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‘Excuse me, Maria’

The CEO of online news organization Rappler, Maria Ressa, says that the Duterte administration is using the law as a weapon to intimidate and silence its critics.

Ressa was arrested Wednesday in connection with a cyberlibel case filed against her and a former Rappler reporter by The Department of Justice. The story in question, published 2012, was about how former Supreme Court Chief Justice Renato Corona had used SUVs of prominent businessmen, which included businessman William Keng.

Ressa spent the night in jail but posted bail the following day – the seventh time, she said. In all, she has posted bail of P364,000.

‘Excuse me, Maria’

This is not the first legal wrinkle faced by Rappler, which has been critical of Mr. Duterte and the administration’s policies.

Early last year, the Securities and Exchange Commission moved to revoked Rappler’s license to operate, saying it was effectively owned by a foreign entity. In March, the Bureau of Internal Revenue filed a tax evasion case against Rappler, Ressa and Rappler’s treasurer for supposedly attempting to evade paying taxes and for failing to provide accurate information on its income tax and value-added tax returns for 2015.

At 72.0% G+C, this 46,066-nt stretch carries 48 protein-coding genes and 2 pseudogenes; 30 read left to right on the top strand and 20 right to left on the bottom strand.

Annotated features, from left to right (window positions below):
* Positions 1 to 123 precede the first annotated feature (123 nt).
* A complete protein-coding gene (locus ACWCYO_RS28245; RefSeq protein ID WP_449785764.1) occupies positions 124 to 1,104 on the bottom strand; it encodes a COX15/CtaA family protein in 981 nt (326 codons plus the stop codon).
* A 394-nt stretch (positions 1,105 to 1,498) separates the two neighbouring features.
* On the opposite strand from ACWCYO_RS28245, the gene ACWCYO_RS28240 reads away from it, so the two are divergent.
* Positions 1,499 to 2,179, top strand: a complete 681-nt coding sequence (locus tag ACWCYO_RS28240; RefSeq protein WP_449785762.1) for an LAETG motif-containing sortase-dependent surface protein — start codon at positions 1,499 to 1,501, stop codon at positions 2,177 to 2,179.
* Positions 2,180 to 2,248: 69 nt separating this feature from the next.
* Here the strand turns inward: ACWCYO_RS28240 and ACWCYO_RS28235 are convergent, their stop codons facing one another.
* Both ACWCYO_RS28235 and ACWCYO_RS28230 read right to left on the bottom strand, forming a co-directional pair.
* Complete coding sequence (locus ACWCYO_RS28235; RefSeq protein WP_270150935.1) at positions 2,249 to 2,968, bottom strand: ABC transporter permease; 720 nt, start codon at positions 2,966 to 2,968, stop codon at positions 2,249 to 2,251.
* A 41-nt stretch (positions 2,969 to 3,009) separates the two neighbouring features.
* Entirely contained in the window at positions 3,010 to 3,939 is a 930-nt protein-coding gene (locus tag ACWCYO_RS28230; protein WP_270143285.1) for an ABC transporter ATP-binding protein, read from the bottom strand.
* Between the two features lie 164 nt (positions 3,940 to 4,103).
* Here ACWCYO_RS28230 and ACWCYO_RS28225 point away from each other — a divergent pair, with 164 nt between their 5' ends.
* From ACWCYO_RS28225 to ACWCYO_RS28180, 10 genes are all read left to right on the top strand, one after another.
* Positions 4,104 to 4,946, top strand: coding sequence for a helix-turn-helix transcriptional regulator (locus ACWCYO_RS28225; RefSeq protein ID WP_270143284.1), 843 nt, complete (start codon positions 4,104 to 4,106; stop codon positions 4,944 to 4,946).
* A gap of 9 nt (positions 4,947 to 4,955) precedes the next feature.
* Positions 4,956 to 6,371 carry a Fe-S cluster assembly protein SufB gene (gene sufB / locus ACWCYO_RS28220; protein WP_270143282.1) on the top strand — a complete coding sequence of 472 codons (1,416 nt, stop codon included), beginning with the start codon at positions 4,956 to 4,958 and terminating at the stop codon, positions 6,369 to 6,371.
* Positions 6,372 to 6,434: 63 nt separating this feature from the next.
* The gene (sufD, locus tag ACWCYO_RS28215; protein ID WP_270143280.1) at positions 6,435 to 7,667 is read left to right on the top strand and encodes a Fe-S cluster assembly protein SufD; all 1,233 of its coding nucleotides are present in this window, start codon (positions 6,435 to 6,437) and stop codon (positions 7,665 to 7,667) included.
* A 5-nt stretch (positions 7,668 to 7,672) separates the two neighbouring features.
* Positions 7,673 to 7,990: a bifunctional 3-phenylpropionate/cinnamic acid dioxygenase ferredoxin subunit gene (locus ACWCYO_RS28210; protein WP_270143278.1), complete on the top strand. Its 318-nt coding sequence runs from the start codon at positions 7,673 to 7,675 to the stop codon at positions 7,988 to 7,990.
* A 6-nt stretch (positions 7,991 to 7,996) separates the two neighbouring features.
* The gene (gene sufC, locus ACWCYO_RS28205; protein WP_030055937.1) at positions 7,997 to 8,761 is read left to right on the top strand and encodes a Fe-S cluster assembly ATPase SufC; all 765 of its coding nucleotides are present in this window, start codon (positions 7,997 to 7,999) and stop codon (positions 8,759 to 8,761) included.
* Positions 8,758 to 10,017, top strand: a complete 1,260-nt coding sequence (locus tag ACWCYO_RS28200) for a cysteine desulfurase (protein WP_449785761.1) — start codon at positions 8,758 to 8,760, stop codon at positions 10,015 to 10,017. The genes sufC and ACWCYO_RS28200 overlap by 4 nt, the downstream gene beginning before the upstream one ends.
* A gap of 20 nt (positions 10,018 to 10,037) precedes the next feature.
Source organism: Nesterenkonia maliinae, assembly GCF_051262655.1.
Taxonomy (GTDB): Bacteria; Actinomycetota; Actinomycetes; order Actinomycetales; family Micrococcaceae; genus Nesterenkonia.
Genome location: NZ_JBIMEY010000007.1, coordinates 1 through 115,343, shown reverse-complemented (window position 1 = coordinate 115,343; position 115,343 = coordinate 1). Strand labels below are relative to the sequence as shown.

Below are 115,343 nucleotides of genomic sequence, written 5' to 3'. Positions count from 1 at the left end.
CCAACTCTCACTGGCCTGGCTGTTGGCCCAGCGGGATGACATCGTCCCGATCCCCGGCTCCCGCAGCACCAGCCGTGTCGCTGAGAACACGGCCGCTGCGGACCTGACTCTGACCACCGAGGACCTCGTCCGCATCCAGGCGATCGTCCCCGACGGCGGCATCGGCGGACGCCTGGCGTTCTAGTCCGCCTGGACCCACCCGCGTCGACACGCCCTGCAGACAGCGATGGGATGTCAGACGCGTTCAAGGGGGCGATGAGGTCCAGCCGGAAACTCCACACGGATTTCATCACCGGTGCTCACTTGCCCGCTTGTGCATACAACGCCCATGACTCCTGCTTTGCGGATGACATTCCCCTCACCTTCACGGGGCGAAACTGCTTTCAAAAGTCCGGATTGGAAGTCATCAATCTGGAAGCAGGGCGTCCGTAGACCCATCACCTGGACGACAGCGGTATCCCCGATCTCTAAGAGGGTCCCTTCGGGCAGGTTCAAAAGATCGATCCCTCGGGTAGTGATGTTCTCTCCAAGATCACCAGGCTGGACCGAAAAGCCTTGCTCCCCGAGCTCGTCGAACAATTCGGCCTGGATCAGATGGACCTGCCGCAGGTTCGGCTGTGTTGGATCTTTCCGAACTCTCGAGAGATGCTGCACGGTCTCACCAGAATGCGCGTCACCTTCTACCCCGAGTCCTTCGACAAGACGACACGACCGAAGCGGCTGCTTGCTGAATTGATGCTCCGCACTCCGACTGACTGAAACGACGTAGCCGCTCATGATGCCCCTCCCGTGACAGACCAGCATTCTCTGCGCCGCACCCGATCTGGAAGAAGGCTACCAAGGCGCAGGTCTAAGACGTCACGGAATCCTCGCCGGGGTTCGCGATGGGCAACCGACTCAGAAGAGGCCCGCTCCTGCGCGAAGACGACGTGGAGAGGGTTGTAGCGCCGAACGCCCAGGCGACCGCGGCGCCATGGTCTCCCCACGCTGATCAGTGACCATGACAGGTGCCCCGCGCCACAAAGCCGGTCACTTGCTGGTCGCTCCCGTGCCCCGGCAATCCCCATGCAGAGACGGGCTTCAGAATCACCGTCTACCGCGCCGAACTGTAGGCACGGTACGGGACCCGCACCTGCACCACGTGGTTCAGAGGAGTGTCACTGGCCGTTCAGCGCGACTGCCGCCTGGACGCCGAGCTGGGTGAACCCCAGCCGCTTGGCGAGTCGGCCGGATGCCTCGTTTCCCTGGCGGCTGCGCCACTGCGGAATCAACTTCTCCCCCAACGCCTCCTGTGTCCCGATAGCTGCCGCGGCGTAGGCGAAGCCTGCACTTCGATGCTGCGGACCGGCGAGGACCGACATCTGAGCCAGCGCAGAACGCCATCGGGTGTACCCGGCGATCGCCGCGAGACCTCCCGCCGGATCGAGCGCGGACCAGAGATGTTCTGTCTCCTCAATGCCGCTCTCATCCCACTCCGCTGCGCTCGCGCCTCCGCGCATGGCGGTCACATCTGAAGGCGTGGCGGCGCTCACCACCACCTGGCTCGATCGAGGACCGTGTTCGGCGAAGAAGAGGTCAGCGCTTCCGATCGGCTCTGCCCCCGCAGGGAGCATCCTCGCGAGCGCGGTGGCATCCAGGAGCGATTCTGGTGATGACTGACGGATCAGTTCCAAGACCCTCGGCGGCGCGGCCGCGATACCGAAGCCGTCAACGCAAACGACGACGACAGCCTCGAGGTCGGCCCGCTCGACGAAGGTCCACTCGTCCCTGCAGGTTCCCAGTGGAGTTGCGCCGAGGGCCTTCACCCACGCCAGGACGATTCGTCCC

Rappler’s reporter was prevented from entering Malacañang to cover its events.

Despite all these, or likely because, Ressa was among the journalists hailed as Person of the Year by TIME Magazine, alongside slain Saudi journalist Jamal Khashoggi, jailed Burmese journalists Wa Lone and Kyaw Soe Oo of Reuters and the Capital Gazette in Maryland. They were depicted as guardians of the truth.

Ressa’s arrest has also prompted condemnation from British Foreign Secretary Jeremy Hunt, Canadian Foreign Minister Chrystia Freeland, former United States Secretary of State Madeleine Albright, and CNN International’s Christiane Amanpour, among others.

Meanwhile, the Palace slammed Ressa’s allegations and said she was simply blaming the government for the incompetence and unpreparedness of her lawyers.

Presidential spokesman Salvador Panelo, in usual fashion, spewed a mouthful as he denied Mr. Duterte’s hand in Ressa’s predicament.

“Excuse me, Maria. You are the one abusing your power as a journalist,” Panelo said.

Sadly, the administration’s personal attacks and emphatic words against Ressa all serve to negate its denial that it is out to silence its critics. Perhaps it is not aware that a consequence of what it is doing is to reinforce the perception that it is indeed oppressing those who dare speak out.

The lawyers and the courts will thresh out the merits of the case. In the meantime, any more words to demonize, belittle or punish those who do not agree with the administration’s policies will only reflect badly on the government.

Topics: Editorial , Maria Ressa , Rappler , cyberlibel , Department of Justice
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